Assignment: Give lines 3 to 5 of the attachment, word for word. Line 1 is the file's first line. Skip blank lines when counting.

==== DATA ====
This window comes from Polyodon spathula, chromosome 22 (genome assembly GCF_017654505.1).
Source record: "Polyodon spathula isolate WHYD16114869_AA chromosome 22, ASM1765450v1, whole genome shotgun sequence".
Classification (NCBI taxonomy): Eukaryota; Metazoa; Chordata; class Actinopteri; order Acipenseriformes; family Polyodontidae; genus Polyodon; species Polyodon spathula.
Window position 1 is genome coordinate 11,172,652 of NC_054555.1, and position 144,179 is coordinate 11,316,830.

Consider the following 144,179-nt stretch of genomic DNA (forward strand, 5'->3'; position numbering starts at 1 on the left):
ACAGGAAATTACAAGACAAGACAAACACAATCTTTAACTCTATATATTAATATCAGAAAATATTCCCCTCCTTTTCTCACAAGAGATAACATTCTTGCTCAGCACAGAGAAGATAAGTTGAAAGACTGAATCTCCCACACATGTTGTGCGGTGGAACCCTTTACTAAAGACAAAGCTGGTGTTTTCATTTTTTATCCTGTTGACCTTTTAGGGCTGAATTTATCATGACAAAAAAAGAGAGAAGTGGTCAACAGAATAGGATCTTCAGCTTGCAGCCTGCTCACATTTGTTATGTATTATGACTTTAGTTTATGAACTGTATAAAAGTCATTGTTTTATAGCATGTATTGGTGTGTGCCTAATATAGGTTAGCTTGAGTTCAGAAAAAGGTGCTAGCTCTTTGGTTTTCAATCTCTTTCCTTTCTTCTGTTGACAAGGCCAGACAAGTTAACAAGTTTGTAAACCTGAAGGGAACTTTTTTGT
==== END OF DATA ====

Classification (NCBI taxonomy): Eukaryota; Metazoa; Chordata; class Actinopteri; order Acipenseriformes; family Polyodontidae; genus Polyodon; species Polyodon spathula.
Window position 1 is genome coordinate 11,172,652 of NC_054555.1, and position 144,179 is coordinate 11,316,830.

Consider the following 144,179-nt stretch of genomic DNA (forward strand, 5'->3'; position numbering starts at 1 on the left):